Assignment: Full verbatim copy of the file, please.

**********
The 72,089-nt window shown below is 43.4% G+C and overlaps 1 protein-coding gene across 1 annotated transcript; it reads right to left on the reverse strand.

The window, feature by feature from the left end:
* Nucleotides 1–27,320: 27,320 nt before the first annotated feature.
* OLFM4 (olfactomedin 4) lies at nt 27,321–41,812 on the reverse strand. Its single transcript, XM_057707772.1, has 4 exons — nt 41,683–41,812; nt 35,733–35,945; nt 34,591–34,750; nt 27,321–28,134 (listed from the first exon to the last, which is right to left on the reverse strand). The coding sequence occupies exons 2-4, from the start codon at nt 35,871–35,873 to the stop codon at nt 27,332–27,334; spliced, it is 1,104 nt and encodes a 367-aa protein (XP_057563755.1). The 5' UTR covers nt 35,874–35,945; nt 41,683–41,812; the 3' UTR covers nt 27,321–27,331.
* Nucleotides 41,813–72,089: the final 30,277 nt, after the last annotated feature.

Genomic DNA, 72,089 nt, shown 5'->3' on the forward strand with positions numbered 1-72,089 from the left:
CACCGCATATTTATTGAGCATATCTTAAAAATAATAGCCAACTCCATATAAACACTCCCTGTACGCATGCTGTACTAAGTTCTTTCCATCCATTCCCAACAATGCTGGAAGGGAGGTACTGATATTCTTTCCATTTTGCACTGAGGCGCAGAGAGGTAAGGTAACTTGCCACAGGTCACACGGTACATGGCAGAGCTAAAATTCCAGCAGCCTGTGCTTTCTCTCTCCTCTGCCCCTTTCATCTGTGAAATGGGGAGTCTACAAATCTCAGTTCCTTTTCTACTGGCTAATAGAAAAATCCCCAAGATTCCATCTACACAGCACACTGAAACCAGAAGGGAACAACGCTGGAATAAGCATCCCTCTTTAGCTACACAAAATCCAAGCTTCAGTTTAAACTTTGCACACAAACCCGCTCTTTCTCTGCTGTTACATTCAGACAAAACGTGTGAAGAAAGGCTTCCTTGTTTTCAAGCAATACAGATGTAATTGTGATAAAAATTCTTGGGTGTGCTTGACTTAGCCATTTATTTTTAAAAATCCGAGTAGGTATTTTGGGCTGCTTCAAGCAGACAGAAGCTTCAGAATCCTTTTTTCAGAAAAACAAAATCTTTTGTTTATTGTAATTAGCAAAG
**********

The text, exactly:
The 72,089-nt window shown below is 43.4% G+C and overlaps 1 protein-coding gene across 1 annotated transcript; it reads right to left on the reverse strand.

The window, feature by feature from the left end:
* Nucleotides 1–27,320: 27,320 nt before the first annotated feature.
* OLFM4 (olfactomedin 4) lies at nt 27,321–41,812 on the reverse strand. Its single transcript, XM_057707772.1, has 4 exons — nt 41,683–41,812; nt 35,733–35,945; nt 34,591–34,750; nt 27,321–28,134 (listed from the first exon to the last, which is right to left on the reverse strand). The coding sequence occupies exons 2-4, from the start codon at nt 35,871–35,873 to the stop codon at nt 27,332–27,334; spliced, it is 1,104 nt and encodes a 367-aa protein (XP_057563755.1). The 5' UTR covers nt 35,874–35,945; nt 41,683–41,812; the 3' UTR covers nt 27,321–27,331.
* Nucleotides 41,813–72,089: the final 30,277 nt, after the last annotated feature.

Genomic DNA, 72,089 nt, shown 5'->3' on the forward strand with positions numbered 1-72,089 from the left:
CACCGCATATTTATTGAGCATATCTTAAAAATAATAGCCAACTCCATATAAACACTCCCTGTACGCATGCTGTACTAAGTTCTTTCCATCCATTCCCAACAATGCTGGAAGGGAGGTACTGATATTCTTTCCATTTTGCACTGAGGCGCAGAGAGGTAAGGTAACTTGCCACAGGTCACACGGTACATGGCAGAGCTAAAATTCCAGCAGCCTGTGCTTTCTCTCTCCTCTGCCCCTTTCATCTGTGAAATGGGGAGTCTACAAATCTCAGTTCCTTTTCTACTGGCTAATAGAAAAATCCCCAAGATTCCATCTACACAGCACACTGAAACCAGAAGGGAACAACGCTGGAATAAGCATCCCTCTTTAGCTACACAAAATCCAAGCTTCAGTTTAAACTTTGCACACAAACCCGCTCTTTCTCTGCTGTTACATTCAGACAAAACGTGTGAAGAAAGGCTTCCTTGTTTTCAAGCAATACAGATGTAATTGTGATAAAAATTCTTGGGTGTGCTTGACTTAGCCATTTATTTTTAAAAATCCGAGTAGGTATTTTGGGCTGCTTCAAGCAGACAGAAGCTTCAGAATCCTTTTTTCAGAAAAACAAAATCTTTTGTTTATTGTAATTAGCAAAG